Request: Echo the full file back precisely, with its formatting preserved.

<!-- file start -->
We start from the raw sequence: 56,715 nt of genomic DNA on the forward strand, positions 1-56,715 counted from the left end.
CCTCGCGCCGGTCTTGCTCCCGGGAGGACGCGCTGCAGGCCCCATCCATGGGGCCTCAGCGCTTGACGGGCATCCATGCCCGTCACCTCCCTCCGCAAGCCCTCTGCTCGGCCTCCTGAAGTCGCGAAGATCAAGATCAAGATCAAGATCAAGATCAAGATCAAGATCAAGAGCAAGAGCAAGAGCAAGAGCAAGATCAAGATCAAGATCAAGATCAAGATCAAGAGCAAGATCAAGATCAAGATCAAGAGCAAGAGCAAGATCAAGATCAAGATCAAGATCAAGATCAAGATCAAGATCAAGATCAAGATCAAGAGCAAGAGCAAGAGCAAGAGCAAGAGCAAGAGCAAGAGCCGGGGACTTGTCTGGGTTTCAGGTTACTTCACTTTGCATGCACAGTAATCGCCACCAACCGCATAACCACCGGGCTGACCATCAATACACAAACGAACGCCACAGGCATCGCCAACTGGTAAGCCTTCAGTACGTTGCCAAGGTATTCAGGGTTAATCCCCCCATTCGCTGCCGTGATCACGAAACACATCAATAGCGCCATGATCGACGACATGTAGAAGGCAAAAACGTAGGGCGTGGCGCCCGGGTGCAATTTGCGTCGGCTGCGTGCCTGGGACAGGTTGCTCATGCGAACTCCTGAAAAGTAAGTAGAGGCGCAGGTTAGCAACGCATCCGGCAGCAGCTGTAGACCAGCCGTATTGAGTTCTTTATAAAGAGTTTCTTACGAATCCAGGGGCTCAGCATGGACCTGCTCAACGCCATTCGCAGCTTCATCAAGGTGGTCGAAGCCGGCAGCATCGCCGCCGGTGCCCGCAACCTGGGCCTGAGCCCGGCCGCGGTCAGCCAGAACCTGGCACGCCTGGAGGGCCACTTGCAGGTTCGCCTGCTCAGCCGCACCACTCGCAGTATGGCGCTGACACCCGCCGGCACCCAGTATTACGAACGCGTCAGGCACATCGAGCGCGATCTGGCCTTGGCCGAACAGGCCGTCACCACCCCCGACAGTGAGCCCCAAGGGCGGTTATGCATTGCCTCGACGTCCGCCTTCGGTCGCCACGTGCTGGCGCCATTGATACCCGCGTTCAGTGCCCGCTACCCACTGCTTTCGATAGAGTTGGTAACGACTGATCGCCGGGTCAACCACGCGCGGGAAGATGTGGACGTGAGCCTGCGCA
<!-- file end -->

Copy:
We start from the raw sequence: 56,715 nt of genomic DNA on the forward strand, positions 1-56,715 counted from the left end.
CCTCGCGCCGGTCTTGCTCCCGGGAGGACGCGCTGCAGGCCCCATCCATGGGGCCTCAGCGCTTGACGGGCATCCATGCCCGTCACCTCCCTCCGCAAGCCCTCTGCTCGGCCTCCTGAAGTCGCGAAGATCAAGATCAAGATCAAGATCAAGATCAAGATCAAGATCAAGAGCAAGAGCAAGAGCAAGAGCAAGATCAAGATCAAGATCAAGATCAAGATCAAGAGCAAGATCAAGATCAAGATCAAGAGCAAGAGCAAGATCAAGATCAAGATCAAGATCAAGATCAAGATCAAGATCAAGATCAAGATCAAGAGCAAGAGCAAGAGCAAGAGCAAGAGCAAGAGCAAGAGCCGGGGACTTGTCTGGGTTTCAGGTTACTTCACTTTGCATGCACAGTAATCGCCACCAACCGCATAACCACCGGGCTGACCATCAATACACAAACGAACGCCACAGGCATCGCCAACTGGTAAGCCTTCAGTACGTTGCCAAGGTATTCAGGGTTAATCCCCCCATTCGCTGCCGTGATCACGAAACACATCAATAGCGCCATGATCGACGACATGTAGAAGGCAAAAACGTAGGGCGTGGCGCCCGGGTGCAATTTGCGTCGGCTGCGTGCCTGGGACAGGTTGCTCATGCGAACTCCTGAAAAGTAAGTAGAGGCGCAGGTTAGCAACGCATCCGGCAGCAGCTGTAGACCAGCCGTATTGAGTTCTTTATAAAGAGTTTCTTACGAATCCAGGGGCTCAGCATGGACCTGCTCAACGCCATTCGCAGCTTCATCAAGGTGGTCGAAGCCGGCAGCATCGCCGCCGGTGCCCGCAACCTGGGCCTGAGCCCGGCCGCGGTCAGCCAGAACCTGGCACGCCTGGAGGGCCACTTGCAGGTTCGCCTGCTCAGCCGCACCACTCGCAGTATGGCGCTGACACCCGCCGGCACCCAGTATTACGAACGCGTCAGGCACATCGAGCGCGATCTGGCCTTGGCCGAACAGGCCGTCACCACCCCCGACAGTGAGCCCCAAGGGCGGTTATGCATTGCCTCGACGTCCGCCTTCGGTCGCCACGTGCTGGCGCCATTGATACCCGCGTTCAGTGCCCGCTACCCACTGCTTTCGATAGAGTTGGTAACGACTGATCGCCGGGTCAACCACGCGCGGGAAGATGTGGACGTGAGCCTGCGCA